Daylight as the best condition for filming

From the outside, the studio building looked like a large glass house, since this architectural detail allowed ample natural light to flow in and created ideal conditions for filming. Despite the widespread availability of electricity, daylight was still central to film production at the time. In fact, so important was natural light that on film sets there were people called “sun peekers” whose job was to observe the sky and the various lighting shifts. Only when they signaled “okay” could shooting begin.

In the same year that Alfred Duske’s production facility was built, Oberlandstraße welcomed its second glass house. The building was commissioned by Paul Davidson, a curtain dealer with a penchant for cinema. “Even from a distance, you can see two strange structures towering up from the ground, looking like gigantic bird cages,” wrote the journal Lichtbild-Bühne in June 1913. The only disadvantage of this architectural design was that, just like a greenhouse, it tended to get extremely hot in the summer – something that actors complained about early on.

The golden years of German cinema

Shortly after, the war erupted and put a damper on the film industry’s evolution. Cinema attendance declined, and so did revenue. But paradoxically, the war also presented an opportunity for German film production. Since the French films that had heavily dominated Germany up to that point were banned, a gap opened up in the market that was not only filled by American productions, but also by German and Danish ones.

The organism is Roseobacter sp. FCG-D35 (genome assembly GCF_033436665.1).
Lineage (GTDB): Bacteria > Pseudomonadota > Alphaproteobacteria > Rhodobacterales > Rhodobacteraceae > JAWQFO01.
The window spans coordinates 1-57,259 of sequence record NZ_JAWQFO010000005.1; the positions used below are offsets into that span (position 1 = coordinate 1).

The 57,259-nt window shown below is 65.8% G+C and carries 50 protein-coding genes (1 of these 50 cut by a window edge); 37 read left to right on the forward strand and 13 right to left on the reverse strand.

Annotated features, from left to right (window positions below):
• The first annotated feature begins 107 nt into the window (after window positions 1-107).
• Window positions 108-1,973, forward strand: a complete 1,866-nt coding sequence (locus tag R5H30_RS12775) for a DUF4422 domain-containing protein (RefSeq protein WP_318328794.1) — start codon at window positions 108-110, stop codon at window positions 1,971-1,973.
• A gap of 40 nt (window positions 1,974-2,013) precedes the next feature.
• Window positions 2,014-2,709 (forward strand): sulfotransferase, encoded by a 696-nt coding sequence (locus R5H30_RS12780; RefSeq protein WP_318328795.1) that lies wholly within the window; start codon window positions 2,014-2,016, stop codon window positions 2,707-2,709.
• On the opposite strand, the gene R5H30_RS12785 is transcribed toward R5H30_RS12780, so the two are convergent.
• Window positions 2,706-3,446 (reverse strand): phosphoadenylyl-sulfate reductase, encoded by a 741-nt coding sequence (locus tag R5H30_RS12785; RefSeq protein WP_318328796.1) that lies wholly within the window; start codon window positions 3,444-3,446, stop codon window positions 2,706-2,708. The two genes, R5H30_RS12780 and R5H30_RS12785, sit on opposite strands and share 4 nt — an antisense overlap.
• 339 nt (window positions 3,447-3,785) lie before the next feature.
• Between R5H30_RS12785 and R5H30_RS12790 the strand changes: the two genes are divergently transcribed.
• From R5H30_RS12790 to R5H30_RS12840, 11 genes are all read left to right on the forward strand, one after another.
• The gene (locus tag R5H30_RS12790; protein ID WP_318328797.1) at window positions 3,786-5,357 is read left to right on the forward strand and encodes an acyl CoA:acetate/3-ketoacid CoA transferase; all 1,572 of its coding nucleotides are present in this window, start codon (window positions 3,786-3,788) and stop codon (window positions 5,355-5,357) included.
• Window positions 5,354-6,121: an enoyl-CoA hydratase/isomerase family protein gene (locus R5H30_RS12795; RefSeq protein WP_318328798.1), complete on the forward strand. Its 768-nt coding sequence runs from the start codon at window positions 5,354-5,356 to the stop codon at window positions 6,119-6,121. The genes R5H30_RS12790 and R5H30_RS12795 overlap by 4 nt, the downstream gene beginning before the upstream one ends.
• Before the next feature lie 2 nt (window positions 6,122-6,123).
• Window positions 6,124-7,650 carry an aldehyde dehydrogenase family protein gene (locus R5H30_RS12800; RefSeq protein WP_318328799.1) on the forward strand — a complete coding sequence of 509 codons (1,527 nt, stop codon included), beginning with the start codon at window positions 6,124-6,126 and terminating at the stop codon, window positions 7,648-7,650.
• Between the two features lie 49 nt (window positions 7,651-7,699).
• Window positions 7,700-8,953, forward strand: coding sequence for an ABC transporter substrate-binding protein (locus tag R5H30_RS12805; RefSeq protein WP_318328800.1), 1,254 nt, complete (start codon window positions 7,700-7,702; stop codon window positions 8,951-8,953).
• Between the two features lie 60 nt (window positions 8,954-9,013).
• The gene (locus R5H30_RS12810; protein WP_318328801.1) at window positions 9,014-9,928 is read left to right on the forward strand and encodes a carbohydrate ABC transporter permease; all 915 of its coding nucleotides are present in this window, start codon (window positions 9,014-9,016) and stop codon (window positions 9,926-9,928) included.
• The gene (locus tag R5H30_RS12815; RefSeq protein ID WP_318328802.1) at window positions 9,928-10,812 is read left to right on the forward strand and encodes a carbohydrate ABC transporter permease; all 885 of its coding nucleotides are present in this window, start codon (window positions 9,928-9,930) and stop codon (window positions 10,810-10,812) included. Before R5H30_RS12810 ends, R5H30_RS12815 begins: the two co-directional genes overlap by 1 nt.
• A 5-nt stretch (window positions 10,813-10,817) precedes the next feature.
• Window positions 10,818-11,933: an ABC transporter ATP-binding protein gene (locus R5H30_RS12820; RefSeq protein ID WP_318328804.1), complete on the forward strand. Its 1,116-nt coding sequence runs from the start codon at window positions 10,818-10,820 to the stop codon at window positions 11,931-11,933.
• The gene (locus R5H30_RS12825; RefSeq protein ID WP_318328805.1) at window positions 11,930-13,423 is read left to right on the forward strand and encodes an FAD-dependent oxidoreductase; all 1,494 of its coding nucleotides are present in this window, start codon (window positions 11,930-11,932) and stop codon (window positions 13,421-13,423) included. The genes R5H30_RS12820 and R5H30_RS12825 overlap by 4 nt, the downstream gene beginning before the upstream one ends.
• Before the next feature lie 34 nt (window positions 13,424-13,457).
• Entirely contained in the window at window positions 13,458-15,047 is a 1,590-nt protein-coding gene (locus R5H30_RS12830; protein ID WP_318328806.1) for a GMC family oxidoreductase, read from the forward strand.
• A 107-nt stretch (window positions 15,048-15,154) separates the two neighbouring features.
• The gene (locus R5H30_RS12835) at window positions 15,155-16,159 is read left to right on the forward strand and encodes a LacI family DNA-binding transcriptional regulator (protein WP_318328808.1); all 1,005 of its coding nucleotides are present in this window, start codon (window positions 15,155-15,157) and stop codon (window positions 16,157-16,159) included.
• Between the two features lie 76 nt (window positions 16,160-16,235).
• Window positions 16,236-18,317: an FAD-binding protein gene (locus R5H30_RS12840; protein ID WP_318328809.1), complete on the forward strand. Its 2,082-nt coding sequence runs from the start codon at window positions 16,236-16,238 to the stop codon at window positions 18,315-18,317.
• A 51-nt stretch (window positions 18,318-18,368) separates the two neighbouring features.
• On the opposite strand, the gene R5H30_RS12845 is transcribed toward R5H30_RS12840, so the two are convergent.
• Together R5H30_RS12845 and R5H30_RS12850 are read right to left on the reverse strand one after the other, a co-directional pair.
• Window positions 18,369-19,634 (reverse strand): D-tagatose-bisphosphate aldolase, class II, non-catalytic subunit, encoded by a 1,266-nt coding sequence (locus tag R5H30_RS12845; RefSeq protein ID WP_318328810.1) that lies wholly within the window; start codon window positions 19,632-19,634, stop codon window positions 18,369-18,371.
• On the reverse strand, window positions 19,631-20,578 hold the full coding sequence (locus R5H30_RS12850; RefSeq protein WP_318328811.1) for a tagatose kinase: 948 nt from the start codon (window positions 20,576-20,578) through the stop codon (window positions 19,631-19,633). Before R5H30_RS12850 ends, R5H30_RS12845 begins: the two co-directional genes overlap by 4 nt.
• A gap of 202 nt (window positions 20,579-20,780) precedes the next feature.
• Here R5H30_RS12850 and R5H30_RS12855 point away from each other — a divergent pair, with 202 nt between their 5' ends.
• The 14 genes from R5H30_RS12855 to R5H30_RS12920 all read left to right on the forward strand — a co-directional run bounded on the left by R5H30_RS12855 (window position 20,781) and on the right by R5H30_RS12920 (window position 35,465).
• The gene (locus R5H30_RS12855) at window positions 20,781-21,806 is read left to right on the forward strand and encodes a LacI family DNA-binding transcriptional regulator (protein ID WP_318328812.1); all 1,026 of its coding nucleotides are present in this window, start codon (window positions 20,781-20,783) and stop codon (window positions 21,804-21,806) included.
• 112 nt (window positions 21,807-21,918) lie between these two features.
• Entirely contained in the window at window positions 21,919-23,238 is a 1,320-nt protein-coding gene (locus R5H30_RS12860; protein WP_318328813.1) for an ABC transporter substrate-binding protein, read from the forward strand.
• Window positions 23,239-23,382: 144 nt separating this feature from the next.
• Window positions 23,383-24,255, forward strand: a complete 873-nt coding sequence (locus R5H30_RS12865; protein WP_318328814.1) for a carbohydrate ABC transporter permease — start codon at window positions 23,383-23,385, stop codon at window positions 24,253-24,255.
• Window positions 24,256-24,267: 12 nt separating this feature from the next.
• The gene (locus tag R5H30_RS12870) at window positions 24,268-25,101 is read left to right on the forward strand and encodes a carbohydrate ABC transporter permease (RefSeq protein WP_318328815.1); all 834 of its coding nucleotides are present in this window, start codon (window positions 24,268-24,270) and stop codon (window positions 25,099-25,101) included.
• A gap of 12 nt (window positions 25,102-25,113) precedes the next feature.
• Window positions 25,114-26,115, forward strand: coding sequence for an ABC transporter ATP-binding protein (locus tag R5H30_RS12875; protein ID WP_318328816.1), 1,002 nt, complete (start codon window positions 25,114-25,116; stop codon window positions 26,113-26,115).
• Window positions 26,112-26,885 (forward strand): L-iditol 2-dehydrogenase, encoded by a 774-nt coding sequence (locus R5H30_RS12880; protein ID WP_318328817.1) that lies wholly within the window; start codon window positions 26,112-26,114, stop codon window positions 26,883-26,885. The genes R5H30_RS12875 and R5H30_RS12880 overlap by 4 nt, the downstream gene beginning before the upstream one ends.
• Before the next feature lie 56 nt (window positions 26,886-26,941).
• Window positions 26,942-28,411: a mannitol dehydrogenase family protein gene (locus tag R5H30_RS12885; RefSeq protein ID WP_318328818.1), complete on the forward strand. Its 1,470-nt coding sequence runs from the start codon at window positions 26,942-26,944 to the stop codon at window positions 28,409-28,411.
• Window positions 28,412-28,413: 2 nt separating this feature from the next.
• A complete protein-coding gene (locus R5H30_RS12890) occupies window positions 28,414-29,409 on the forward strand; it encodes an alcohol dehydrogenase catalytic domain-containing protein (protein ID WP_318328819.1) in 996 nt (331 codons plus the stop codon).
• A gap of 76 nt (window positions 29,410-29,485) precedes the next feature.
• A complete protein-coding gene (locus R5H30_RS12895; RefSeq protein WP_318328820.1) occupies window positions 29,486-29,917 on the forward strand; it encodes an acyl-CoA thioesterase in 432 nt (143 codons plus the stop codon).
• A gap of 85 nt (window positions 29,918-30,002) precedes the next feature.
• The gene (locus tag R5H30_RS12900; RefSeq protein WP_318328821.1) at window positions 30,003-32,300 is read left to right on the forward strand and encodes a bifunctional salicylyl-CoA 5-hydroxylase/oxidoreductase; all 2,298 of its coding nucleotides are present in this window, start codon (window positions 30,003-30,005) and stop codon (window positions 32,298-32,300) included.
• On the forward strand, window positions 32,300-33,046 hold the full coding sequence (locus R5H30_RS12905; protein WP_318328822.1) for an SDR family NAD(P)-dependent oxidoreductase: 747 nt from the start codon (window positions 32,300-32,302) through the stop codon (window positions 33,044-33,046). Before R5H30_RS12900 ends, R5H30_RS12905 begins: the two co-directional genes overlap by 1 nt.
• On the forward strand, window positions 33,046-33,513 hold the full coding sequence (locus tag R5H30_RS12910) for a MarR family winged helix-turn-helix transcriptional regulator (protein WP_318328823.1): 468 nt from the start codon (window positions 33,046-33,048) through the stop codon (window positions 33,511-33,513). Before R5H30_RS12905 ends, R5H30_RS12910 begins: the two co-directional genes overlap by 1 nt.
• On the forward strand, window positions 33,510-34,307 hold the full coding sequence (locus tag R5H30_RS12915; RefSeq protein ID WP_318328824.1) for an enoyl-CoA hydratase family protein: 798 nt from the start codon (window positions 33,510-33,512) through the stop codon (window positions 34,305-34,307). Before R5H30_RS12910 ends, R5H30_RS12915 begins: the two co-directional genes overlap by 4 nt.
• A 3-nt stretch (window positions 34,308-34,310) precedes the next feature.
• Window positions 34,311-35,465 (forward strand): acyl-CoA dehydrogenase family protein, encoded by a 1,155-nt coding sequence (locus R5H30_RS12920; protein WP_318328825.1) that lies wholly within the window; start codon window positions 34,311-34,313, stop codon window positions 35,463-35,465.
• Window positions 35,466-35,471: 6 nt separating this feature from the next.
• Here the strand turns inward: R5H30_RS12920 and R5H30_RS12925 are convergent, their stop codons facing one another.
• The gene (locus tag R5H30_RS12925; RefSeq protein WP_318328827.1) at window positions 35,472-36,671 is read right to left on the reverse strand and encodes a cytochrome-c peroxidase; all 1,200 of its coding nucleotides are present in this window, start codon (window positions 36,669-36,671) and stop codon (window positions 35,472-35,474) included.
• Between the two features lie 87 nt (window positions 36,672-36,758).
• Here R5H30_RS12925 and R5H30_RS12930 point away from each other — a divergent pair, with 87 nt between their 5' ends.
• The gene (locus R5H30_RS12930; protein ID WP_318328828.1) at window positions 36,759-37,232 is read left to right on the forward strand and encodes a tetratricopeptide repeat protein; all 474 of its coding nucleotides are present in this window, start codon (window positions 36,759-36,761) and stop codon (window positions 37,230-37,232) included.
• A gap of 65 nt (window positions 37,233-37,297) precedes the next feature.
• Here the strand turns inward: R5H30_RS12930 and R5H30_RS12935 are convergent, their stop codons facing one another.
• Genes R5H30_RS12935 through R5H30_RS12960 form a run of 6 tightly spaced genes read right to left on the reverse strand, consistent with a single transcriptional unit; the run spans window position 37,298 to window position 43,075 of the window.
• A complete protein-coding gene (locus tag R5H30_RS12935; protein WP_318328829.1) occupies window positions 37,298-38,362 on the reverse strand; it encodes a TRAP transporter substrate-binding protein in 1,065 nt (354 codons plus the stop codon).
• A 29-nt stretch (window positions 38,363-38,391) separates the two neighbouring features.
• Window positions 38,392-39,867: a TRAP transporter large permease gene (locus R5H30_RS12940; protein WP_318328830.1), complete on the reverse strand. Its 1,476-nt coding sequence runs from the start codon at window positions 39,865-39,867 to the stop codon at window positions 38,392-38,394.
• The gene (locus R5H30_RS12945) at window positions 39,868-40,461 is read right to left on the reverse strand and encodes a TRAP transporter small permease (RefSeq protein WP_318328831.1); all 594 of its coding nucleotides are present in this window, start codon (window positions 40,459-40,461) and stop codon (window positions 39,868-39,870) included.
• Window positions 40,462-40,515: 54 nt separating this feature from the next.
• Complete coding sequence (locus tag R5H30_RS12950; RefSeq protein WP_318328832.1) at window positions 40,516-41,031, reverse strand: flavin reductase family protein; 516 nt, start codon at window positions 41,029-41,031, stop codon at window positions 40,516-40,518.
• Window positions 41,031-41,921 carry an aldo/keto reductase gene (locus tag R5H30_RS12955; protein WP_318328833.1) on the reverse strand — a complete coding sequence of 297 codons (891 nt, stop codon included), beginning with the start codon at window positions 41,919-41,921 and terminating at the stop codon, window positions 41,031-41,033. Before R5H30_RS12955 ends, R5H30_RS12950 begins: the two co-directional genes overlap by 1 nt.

In the following years, numerous internationally successful films were shot in the two production facilities in Oberlandstraße. These included various films by the Danish silent film star Asta Nielsen or the director Ernst Lubitsch. According to estimates provided by Davidson’s employees, about 1.5 million movie-goers watched Nielsen’s films per day across the world. While in Lubitsch’s case, following his initial success with films such as “The Eyes of the Mummy” (1918), the director set out to continue his career in Hollywood. There, shortly before his death, he was awarded an honorary Oscar for his life’s oeuvre.

And that’s just the beginning of the story of the large red-brick buildings of Oberlandstraße. The 20th century still had a lot to offer for the film production facilities that opened their doors in 1913. In the years that followed, the street south of Tempelhofer Feld was shaped by the transition to sound film (in their nascent years, sound films were called “talkies”), the establishment of the first dubbing studios, and became part of the early history of German television. Part of these new transformations were names and titles such as Alfred Hitchcock, Edgar Wallace, “Emil and the Detectives” (1964) or the public TV late-night talk show “Nachtstudio” (1997-2012).

*Talks Helena Norberg-Hodge